"Varric?" Marion asked urgently, rushing to his side. Once again she felt deeply guilty for ignoring her second companion in favor of Fenris. "Are you alright?" she asked, kneeling at the dwarf's side.
"I'm fine," Varric said, trying to shoo her away with a vague motion of his hand.
"No you're not," Marion said, her green eyes wide with concern, "you've bled right through your bandage! Sit!" she commanded, ushering Verric to a somewhat aged, but sturdy chair near the cold fireplace.
"Really, Hawke, this is nothing," Varric assured her as she hastily removed the makeshift bandage, which was slick with his blood, and soaked through.
"Varric, you're bleeding a lot," she said firmly. She stopped, looking him in the eyes with the steely glare usually reserved for her foes. "Are you dizzy at all? Light headed?"
"No," Varric chuckled. "I'm a dwarf, Hawke. We're made of stern stuff. I'm alright, I promise you."
Marion ignored his protestations, handing him one of the clean bandages left over from seeing to Fenris. "Hold this to the wound. Keep the pressure on," he instructed.
"Always do," the dwarf grinned impishly.
She shot him a glare as she stood and gathered other supplies. "I said pressure!" she scolded when her unwilling patient lifted the white cloth to check his wound.
"Sorry," he said, giving her a mock-ashamed expression.
She loaded her arms with what remained of Fenris' meager healing supplies, then bustled back over to Verric, who was watching her with one eyebrow raised, a smile playing faintly on his thin lips. She noted mildly that when he smiled his eyes wrinkled at the corners and seemed to sparkle with an almost fey-like glint. She tried to scowl at him, in her best impression of her mother, but it was difficult. "Alright, let's see," she said, kneeling beside the chair.
"Look at you, Hawke. Fussing like a mother hen," chuckled Verric.
Marion was about to retort, but instead chewed her already severely gnawed lip. The wound was a deep one, almost to the bone. Valuable forearm muscle was torn. "I'm going to have to sew you up," she said quietly, "it'll never mend without help."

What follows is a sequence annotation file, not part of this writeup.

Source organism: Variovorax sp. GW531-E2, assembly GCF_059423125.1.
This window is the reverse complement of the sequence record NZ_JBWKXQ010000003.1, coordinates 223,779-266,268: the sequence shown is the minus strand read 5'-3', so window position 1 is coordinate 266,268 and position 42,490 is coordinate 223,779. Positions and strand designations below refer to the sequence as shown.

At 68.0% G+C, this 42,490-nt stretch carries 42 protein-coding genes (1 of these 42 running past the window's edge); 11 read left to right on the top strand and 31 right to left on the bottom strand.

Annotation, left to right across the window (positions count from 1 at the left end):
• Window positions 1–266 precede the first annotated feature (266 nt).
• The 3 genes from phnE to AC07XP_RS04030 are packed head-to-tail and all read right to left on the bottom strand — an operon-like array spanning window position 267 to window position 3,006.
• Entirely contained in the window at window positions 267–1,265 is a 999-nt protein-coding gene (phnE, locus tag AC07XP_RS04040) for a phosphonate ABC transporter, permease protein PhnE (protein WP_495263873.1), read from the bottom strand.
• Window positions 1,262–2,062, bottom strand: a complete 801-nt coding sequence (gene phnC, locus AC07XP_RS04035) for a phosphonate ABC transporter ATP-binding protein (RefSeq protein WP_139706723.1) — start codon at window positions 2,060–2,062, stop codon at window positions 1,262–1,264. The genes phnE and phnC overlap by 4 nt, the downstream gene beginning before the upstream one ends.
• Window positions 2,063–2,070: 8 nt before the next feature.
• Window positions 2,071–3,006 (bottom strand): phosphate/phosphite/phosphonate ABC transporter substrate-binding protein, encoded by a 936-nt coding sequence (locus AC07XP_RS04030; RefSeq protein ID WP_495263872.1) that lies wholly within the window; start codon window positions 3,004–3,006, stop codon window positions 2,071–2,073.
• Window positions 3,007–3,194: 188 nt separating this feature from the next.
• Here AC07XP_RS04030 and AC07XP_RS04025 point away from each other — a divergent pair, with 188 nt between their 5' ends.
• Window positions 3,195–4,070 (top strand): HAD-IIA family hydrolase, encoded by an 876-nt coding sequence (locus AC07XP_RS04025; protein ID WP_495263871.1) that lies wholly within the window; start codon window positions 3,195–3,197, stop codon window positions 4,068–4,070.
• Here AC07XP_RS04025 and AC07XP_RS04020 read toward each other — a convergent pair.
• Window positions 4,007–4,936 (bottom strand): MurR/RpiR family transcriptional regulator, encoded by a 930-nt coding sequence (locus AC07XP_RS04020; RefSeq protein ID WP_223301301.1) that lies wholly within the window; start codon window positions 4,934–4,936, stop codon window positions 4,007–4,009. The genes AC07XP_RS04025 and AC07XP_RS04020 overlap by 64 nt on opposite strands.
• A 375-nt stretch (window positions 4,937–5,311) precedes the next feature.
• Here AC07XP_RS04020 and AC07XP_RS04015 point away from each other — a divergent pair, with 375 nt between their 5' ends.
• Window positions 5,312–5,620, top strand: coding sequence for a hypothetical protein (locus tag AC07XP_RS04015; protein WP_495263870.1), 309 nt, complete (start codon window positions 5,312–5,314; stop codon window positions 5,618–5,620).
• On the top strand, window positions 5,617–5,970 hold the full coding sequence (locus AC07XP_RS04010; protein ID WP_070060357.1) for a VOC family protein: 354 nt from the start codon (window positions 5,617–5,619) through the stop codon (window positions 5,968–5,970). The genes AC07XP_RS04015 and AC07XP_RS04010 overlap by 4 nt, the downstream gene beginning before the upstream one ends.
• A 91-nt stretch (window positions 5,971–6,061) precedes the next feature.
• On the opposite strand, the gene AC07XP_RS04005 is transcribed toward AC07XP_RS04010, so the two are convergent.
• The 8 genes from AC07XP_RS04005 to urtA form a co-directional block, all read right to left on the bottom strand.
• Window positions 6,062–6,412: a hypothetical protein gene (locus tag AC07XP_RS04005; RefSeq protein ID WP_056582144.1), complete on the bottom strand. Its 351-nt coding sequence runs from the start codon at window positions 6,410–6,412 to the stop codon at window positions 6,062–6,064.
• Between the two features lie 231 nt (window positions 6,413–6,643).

"Go on then," Varric was still upbeat. She met his eyes and they still sparkled. She felt slightly more heartened. Yet she felt like there was a stone in her chest as she carefully dabbed the wound clean with a damp cloth.
"I'm sorry Verric. I shouldn't have ignored you." Marion said guiltily.
"You keep apologizing. You forget that I was the one who got you the job that dropped a house on us."
"Still," she muttered. Then she stood and fetched a needle and thread from a pile of mending that Fenris was never going to get around to. She tested the thread and she had enough magic to sterilize her small tools before she knelt beside the dwarf again. He gazed calmly back at her. She did note that he wasn't as talkative as he normally was, however. "You ready?"
"I love it when you hurt me," he gave her a winning smile.
She couldn't fail to smile back. It was like a yawn, Varric's smile. She saw it, and trying to prevent her own smile in response was like trying to prevent the sunrise. Then she looked back to his arm. He put aside the bandage, which he had dutifully holding in place, per her instruction. Steeling herself she began to stitch the ragged edges of the wound together. She tried to keep her motions smooth and even, as well as a quick as she could. Verric offered no sound, nor did his face seem to stir from an expression of calm acceptance. After two neat stitches she heard the faint squeak of leather and glanced over to see that his gloved free hand had balled into a tight fist. Still his face showed no sign of pain, even as he joked, in a mildly strained voice, "your stitches are so neat. I think you're in the wrong profession. Forget Hero-ing. Take up a job as the village seamstress."
"Or sawbones?" she remarked, giving him a wicked smile just to pick up his spirits.
He chuckled, "Blondie has that one covered, I think."
"He doesn't have my delicate touch," Marion joked, snapping the thread after she had carefully tied off the end. Now the wound was a long, puckered line down his arm. Almost like a mountain range on a map. She pressed a cool cloth over her handiwork. "There we go."
"Very nice," Verric commented, "I'll have to tell my friends. Soon people will be lining up for blocks just to be stitched by you."
"People will be cutting their arms open so as not to miss out," Marion said, re-wetting the cloth and setting it back onto his arm. She glanced at his other hand and noticed that it was still locked in a tight fist. Her heart gave a sad little flutter. How had she let her friend bleed so long? Slowly, almost without thinking, she reached her own hand over and set it atop his. Her touch was gentle, like a bird alighting, but her slim fingers closed over his gloved knuckle. He didn't comment, or even glance over, but his hand relaxed beneath hers.
"So," he asked, "what shall we talk about?"
Marion realized for the first time how close she actually was to him. Kneeling there in front of the chair. She could practically smell his breath. "We need to rehydrate you," she said, by way of changing the subject. "I think all Fenris has is alcohol."
"I see no problem with this," Varric grinned.
Marion stood, giving him a playful glare. "Water it is. You lost a lot of a blood. Dwarf or no."
"You worry too much," said Varric, bracing himself to stand. He didn't make it far before collapsing back into the chair with a sound that was half groan, half laugh. "Oouf. Oh sure. Now I'm lightheaded. Just to prove your point. Did you drug me?"
"Of course," Marion said, as he held out his good hand to accept the cup he held towards him. "Now drink this poison all gone."
"Yes ma'am," Varric made a mocking toast and downed the water in one gulp.